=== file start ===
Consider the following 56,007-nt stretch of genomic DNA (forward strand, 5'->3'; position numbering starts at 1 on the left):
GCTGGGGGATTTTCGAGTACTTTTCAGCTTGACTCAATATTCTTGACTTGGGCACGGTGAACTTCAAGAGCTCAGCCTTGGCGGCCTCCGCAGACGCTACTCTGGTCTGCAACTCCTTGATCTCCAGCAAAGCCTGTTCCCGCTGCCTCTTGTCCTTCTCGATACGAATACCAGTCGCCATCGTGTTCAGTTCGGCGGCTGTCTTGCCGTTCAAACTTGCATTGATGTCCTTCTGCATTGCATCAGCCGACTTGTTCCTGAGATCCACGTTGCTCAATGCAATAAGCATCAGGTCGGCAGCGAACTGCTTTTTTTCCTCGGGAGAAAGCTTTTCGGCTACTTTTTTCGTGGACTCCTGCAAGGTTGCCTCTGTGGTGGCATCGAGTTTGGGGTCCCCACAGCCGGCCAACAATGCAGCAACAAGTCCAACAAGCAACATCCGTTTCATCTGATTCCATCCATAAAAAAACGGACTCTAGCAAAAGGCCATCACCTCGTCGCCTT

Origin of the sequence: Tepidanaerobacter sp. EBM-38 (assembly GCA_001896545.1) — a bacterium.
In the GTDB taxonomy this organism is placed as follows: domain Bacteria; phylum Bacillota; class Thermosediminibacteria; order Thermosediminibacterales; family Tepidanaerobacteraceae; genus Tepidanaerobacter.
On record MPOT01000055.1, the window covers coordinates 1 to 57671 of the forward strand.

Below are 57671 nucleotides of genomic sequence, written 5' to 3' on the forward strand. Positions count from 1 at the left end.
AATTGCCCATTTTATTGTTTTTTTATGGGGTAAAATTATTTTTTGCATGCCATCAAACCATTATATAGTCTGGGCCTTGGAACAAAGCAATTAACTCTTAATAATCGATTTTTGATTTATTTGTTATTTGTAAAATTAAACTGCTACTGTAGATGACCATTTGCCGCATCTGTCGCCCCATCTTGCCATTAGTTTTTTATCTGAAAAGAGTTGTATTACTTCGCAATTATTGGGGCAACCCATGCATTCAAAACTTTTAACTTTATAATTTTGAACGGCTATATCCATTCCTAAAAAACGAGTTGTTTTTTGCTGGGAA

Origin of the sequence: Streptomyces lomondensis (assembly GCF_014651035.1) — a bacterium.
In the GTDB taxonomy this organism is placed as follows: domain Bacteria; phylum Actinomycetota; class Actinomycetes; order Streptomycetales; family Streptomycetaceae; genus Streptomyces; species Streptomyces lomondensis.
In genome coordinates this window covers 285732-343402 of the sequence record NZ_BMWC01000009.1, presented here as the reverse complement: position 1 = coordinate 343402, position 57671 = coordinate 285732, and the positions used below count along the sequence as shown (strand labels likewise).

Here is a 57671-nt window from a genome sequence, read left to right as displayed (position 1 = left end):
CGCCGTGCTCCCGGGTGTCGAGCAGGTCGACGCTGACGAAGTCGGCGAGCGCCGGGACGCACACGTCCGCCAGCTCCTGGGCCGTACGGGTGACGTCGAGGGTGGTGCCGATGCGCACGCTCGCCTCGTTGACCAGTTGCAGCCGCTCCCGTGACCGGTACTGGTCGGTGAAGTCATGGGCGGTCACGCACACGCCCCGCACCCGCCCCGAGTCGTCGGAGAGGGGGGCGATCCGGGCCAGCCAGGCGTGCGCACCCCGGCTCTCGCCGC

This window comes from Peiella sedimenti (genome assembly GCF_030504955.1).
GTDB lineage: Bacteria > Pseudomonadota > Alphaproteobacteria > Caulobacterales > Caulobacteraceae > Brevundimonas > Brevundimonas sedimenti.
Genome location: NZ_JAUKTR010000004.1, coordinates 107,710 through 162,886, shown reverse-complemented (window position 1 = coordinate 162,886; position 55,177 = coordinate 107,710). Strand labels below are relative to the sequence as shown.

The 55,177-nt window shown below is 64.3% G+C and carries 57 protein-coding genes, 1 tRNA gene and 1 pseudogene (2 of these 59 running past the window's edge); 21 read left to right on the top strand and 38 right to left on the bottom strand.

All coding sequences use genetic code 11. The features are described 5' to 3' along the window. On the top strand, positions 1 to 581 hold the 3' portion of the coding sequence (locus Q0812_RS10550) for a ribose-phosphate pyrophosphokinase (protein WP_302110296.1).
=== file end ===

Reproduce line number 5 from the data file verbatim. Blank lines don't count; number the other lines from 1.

On record MPOT01000055.1, the window covers coordinates 1 to 57671 of the forward strand.